The best in Aboriginal & Torres Strait Islander Music

Message from the Torres Straits

northernXposure1Northern Xposure, a four-piece band from Thursday Island, has recently released their second album, ‘Message in the Wind’

Formed in 2006, the band recorded their album last November in Cairns with Pegasus Studios. They’re hoping to reach a wider demographic and not just a specific target audience like Thursday Island.

Northern Xposure consists of members Brian Williams (lead guitar/vocals), Tamily Shibasaki (rhythm guitar, lead vocals), Michael Peters (bass, back up vocalist) and Ephraim Bani (drummer/percussion/back up vocalist). They are planning on touring their new album later in the year, and are working on their third album.

“We are yet to get out and promote this latest album; it’s been getting a lot of air play, but yes, we need to get off the rock and get onto the mainland,” says Tamily.

“We’re also in the process of working on material for a new album. It’s been quite busy for us,” says Brian.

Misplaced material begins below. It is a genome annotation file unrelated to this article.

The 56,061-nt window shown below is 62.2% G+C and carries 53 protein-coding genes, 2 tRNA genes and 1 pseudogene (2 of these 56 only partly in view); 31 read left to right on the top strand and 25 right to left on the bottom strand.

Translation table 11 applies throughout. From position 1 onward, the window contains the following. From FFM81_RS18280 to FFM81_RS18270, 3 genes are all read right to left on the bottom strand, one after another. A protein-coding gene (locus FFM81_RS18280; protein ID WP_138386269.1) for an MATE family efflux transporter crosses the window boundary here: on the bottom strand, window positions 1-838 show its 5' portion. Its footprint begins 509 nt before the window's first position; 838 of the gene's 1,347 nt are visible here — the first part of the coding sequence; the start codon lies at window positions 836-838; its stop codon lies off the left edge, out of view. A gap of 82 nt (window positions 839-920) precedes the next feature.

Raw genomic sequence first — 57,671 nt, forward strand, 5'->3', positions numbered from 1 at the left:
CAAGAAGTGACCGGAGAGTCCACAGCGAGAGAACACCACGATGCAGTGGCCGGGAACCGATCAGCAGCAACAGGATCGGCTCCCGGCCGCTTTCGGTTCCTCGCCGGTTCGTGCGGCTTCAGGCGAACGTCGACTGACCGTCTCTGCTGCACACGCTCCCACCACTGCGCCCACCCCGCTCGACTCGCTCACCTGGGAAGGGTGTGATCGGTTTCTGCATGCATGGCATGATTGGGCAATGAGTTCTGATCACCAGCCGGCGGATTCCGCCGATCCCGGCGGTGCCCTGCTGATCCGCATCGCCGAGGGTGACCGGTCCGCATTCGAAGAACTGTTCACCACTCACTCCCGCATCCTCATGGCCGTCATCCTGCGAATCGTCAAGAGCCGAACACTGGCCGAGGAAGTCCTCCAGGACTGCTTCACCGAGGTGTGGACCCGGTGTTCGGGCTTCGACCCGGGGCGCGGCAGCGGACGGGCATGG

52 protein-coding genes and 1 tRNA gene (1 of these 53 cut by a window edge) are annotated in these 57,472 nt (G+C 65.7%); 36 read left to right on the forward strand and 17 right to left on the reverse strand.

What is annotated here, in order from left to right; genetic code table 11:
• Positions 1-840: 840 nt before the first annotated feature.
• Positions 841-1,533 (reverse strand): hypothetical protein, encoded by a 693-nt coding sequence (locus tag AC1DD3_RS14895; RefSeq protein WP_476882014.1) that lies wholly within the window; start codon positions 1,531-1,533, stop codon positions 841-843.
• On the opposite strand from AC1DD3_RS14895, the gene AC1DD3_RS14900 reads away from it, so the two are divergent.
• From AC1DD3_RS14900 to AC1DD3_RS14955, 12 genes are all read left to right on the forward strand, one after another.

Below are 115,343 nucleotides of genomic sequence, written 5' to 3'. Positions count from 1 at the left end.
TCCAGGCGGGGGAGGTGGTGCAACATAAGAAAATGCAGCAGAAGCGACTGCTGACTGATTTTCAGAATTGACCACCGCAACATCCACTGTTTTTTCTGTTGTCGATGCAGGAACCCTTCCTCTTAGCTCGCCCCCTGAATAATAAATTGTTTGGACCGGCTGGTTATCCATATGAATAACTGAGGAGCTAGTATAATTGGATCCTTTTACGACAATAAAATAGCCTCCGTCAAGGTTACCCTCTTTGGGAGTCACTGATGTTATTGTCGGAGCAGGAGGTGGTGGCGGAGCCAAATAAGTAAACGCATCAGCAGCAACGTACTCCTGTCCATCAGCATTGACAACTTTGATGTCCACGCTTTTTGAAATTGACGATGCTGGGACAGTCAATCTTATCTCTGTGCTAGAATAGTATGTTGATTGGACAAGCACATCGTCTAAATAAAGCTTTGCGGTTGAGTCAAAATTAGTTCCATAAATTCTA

For Northern Xposure a big part of their music is preserving language as well as keeping stories alive but doing this can be quite tricky when all the members have day jobs.

“It all depends on how the music is perceived and how people react. If there is more demand for our music then it will happen but in the meantime bills have got to be paid. We do have to hang onto our day jobs for the time being.

“It would be nice to get to a point where we can solely focus on our music,” says Tamily.

Brian and Tamily both come from families with musical backgrounds and were inspired and influenced many years ago to play music by Mr Karim Bin Awel, an elderly musician in the neighbourhood as well as Uncle Seaman Dan and The Mills Sisters.

Living in a remote community has also played a role in getting the band’s founders into music and has enabled them to create and develop their art form without the influences and distractions that city life would have.

“Back in the days when TI had no TV or any other form of entertainment, this was what the generations before us did, go around to people’s houses, have parties and pull out the guitars and have sing-a -longs. We were exposed to that at a very young age” says Tamily.

The band, comprising all Indigenous Australians, has no plans of slowing down and looks like they won’t be for a while.

“Uncle Seaman Dan and the Mills Sisters are in their 80’s and they’re still entertaining, so we say you’re never too old and if they can get up and do it then so can we,” says Tamily.

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